Mercury unveils processing module with integrated AI

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Mercury Systems has launched the SCFE6931 processing module, said to be the first in the industry to incorporate integrated artificial intelligence (AI) processing functionality.

The system features dual Xilinx Versal AI Core adaptive compute acceleration platform (ACAP) processors, and the 6U OpenVPX heterogeneous processing module delivers performance improvements up to 20× more than other FPGA implementations and 100× more than the current fastest CPU implementations.

As a consequence theses modules are able to offer significantly more processing power for a wide variety of digital signal processing-intensive (DSP) applications such as radar, 5G wireless, electronic warfare (EW) and signals intelligence (SIGINT).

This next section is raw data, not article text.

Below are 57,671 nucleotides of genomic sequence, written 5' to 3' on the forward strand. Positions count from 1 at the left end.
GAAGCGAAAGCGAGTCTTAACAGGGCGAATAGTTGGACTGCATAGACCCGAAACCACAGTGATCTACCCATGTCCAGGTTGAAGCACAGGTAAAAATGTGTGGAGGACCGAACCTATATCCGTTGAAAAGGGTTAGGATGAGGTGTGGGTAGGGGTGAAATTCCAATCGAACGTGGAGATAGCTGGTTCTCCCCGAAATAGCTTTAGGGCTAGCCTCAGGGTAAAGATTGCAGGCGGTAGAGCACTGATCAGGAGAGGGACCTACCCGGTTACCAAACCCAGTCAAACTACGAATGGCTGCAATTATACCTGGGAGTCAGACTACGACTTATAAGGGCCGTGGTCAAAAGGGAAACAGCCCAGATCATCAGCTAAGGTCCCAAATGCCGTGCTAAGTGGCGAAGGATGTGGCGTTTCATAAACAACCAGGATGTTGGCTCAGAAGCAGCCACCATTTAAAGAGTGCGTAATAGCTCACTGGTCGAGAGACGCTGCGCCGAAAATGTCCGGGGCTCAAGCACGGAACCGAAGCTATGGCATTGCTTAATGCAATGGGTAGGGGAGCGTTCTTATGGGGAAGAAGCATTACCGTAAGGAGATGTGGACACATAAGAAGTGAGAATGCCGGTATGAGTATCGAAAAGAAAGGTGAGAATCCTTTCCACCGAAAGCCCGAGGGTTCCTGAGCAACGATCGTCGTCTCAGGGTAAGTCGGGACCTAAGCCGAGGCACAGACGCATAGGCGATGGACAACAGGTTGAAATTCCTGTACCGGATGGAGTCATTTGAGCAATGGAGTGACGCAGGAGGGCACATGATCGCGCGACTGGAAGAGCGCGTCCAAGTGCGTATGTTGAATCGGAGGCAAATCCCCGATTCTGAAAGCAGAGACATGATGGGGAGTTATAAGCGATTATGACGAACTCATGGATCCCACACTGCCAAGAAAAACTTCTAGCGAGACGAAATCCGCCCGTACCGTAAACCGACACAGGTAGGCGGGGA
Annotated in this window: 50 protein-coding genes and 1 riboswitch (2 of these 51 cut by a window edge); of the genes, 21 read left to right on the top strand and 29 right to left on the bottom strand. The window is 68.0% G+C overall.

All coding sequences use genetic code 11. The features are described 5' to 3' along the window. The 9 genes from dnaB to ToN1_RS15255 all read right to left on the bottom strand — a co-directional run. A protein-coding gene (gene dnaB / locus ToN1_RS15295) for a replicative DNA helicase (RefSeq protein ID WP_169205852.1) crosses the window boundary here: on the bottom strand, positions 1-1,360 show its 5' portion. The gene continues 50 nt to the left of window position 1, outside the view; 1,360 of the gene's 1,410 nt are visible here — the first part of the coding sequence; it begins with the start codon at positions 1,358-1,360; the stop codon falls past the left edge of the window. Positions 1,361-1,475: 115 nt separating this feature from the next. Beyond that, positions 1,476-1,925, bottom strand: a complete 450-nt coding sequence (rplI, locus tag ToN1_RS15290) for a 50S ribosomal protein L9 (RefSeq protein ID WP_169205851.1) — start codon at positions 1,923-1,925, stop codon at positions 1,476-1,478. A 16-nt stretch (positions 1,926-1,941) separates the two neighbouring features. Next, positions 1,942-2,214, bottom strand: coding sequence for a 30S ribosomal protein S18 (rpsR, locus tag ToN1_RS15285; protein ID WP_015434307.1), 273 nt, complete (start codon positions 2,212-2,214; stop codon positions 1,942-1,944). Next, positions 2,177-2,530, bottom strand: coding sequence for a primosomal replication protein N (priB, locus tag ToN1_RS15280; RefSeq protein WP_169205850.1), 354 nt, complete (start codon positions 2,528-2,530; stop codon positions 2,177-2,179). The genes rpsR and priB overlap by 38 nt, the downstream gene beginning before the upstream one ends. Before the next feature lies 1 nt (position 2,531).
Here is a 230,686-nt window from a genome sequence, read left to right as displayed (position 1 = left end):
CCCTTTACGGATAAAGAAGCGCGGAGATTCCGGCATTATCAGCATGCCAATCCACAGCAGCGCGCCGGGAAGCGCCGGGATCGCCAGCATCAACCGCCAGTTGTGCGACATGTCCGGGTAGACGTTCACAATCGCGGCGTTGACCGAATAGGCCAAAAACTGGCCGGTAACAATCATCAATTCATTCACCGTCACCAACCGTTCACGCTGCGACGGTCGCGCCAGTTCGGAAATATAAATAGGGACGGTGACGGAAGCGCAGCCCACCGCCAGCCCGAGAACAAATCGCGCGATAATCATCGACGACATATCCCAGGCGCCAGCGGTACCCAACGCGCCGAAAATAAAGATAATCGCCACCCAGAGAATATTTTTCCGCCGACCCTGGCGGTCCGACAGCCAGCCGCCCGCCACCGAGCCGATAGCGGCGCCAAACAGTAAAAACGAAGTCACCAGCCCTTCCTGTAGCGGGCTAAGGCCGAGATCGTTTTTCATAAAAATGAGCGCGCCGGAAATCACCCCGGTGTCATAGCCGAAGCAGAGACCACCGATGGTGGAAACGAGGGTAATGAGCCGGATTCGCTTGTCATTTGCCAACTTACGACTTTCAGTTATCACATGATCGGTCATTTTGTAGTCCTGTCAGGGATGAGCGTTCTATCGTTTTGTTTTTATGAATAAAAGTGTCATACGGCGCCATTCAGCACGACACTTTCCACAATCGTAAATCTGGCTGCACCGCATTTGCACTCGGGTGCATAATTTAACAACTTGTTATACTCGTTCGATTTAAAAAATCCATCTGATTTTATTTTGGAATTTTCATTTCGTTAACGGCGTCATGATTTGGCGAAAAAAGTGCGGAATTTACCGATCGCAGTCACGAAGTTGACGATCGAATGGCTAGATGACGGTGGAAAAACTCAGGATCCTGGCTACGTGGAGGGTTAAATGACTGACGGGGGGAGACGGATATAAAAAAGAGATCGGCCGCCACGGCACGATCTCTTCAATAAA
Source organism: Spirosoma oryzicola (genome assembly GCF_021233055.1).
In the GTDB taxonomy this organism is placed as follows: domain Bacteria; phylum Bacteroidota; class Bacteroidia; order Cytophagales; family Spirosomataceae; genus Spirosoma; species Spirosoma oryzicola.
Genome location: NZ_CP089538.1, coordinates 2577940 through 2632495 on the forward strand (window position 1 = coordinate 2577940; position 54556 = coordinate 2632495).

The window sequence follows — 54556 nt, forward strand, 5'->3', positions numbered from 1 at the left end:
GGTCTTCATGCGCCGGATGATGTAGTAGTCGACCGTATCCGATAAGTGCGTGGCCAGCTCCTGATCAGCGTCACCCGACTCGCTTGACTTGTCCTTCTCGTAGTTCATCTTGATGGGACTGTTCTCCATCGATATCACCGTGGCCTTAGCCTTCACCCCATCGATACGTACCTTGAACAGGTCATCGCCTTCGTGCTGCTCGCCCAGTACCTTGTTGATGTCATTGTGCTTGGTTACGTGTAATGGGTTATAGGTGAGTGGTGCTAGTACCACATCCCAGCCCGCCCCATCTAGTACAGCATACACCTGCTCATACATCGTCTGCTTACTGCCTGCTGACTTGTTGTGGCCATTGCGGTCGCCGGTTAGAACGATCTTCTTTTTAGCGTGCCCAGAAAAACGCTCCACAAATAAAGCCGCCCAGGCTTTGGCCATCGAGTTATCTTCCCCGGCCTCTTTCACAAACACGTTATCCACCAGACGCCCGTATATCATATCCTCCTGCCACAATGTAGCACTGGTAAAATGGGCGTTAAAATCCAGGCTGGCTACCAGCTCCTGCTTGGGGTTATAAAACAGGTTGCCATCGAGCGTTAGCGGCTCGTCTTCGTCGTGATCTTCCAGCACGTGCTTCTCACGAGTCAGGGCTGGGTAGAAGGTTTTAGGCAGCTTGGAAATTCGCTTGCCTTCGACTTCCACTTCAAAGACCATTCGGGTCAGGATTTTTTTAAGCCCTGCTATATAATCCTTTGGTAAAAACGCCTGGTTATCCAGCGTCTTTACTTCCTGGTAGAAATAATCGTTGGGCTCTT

“Demanding radar, artificial intelligence and similar processing-intensive applications rely on rapid technology adoption to keep pace with evolving threats,” said Neal Austin, vice president and general manager, Mercury Microelectronics. “Mercury’s new ACAP-based signal processing modules meet our customers’ demand for greater processing power needed for real-time tactical decision making.”

The Versal ACAP AI processing power and architecture is abe to maximise performance, regardless of application or data type, by incorporating scalar processing, vector processing and next-generation FPGA fabric into a single 6U module.

Designed to be delivered in a variety of cooling options, the SCFE6931 is intended for applications that require high-performance operation in harsh environments. In addition, the module’s OpenVPX, SOSA-aligned design enables system integration.

As will all Mercury FPGA boards, the SCFE6931 module is built around EchoCore IP to provide design verification testing infrastructure functionality right out of the box, optimising time-to-market and reducing development time.

“Versal ACAPs have been architected to achieve new thresholds of system-level performance for a variety of aerospace and defence applications where size, weight and power (SWaP) are critical,” said Manuel Uhm, director of silicon marketing, Xilinx.